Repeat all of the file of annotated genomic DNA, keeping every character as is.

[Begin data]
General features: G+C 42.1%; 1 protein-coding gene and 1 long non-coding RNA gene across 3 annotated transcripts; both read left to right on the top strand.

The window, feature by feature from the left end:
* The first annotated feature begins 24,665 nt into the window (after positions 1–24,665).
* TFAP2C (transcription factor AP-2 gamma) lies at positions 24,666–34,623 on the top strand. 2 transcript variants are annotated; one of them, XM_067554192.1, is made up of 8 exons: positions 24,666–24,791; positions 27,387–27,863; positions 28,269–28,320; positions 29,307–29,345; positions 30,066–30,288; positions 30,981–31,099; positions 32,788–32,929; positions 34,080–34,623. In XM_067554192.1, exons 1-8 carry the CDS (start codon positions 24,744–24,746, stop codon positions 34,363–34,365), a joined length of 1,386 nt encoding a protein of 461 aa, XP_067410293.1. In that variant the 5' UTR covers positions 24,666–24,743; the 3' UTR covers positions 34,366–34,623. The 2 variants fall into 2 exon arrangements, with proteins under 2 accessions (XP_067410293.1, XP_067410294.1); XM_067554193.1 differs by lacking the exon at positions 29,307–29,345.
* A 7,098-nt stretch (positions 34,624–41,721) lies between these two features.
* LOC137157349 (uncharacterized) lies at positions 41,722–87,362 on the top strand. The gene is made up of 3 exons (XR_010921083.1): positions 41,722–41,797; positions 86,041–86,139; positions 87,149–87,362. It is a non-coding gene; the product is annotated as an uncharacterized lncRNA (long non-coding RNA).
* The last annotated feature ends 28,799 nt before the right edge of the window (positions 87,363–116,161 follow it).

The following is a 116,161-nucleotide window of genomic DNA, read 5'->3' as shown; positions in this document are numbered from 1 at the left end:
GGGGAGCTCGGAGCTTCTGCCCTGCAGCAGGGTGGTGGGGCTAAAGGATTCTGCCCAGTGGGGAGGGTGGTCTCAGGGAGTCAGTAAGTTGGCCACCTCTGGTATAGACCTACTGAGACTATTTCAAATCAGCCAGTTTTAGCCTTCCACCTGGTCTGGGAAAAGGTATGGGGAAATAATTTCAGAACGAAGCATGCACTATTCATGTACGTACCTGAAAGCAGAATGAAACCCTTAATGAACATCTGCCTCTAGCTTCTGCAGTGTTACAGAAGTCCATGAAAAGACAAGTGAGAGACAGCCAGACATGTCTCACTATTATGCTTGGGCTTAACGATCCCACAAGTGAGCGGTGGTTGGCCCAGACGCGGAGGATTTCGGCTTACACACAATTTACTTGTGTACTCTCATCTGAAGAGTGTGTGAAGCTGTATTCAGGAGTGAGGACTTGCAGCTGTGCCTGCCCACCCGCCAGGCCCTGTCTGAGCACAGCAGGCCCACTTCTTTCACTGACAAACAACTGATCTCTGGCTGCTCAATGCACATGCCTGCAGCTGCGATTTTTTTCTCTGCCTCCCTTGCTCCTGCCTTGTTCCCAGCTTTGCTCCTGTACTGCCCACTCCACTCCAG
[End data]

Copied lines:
General features: G+C 42.1%; 1 protein-coding gene and 1 long non-coding RNA gene across 3 annotated transcripts; both read left to right on the top strand.

The window, feature by feature from the left end:
* The first annotated feature begins 24,665 nt into the window (after positions 1–24,665).
* TFAP2C (transcription factor AP-2 gamma) lies at positions 24,666–34,623 on the top strand. 2 transcript variants are annotated; one of them, XM_067554192.1, is made up of 8 exons: positions 24,666–24,791; positions 27,387–27,863; positions 28,269–28,320; positions 29,307–29,345; positions 30,066–30,288; positions 30,981–31,099; positions 32,788–32,929; positions 34,080–34,623. In XM_067554192.1, exons 1-8 carry the CDS (start codon positions 24,744–24,746, stop codon positions 34,363–34,365), a joined length of 1,386 nt encoding a protein of 461 aa, XP_067410293.1. In that variant the 5' UTR covers positions 24,666–24,743; the 3' UTR covers positions 34,366–34,623. The 2 variants fall into 2 exon arrangements, with proteins under 2 accessions (XP_067410293.1, XP_067410294.1); XM_067554193.1 differs by lacking the exon at positions 29,307–29,345.
* A 7,098-nt stretch (positions 34,624–41,721) lies between these two features.
* LOC137157349 (uncharacterized) lies at positions 41,722–87,362 on the top strand. The gene is made up of 3 exons (XR_010921083.1): positions 41,722–41,797; positions 86,041–86,139; positions 87,149–87,362. It is a non-coding gene; the product is annotated as an uncharacterized lncRNA (long non-coding RNA).
* The last annotated feature ends 28,799 nt before the right edge of the window (positions 87,363–116,161 follow it).

The following is a 116,161-nucleotide window of genomic DNA, read 5'->3' as shown; positions in this document are numbered from 1 at the left end:
GGGGAGCTCGGAGCTTCTGCCCTGCAGCAGGGTGGTGGGGCTAAAGGATTCTGCCCAGTGGGGAGGGTGGTCTCAGGGAGTCAGTAAGTTGGCCACCTCTGGTATAGACCTACTGAGACTATTTCAAATCAGCCAGTTTTAGCCTTCCACCTGGTCTGGGAAAAGGTATGGGGAAATAATTTCAGAACGAAGCATGCACTATTCATGTACGTACCTGAAAGCAGAATGAAACCCTTAATGAACATCTGCCTCTAGCTTCTGCAGTGTTACAGAAGTCCATGAAAAGACAAGTGAGAGACAGCCAGACATGTCTCACTATTATGCTTGGGCTTAACGATCCCACAAGTGAGCGGTGGTTGGCCCAGACGCGGAGGATTTCGGCTTACACACAATTTACTTGTGTACTCTCATCTGAAGAGTGTGTGAAGCTGTATTCAGGAGTGAGGACTTGCAGCTGTGCCTGCCCACCCGCCAGGCCCTGTCTGAGCACAGCAGGCCCACTTCTTTCACTGACAAACAACTGATCTCTGGCTGCTCAATGCACATGCCTGCAGCTGCGATTTTTTTCTCTGCCTCCCTTGCTCCTGCCTTGTTCCCAGCTTTGCTCCTGTACTGCCCACTCCACTCCAG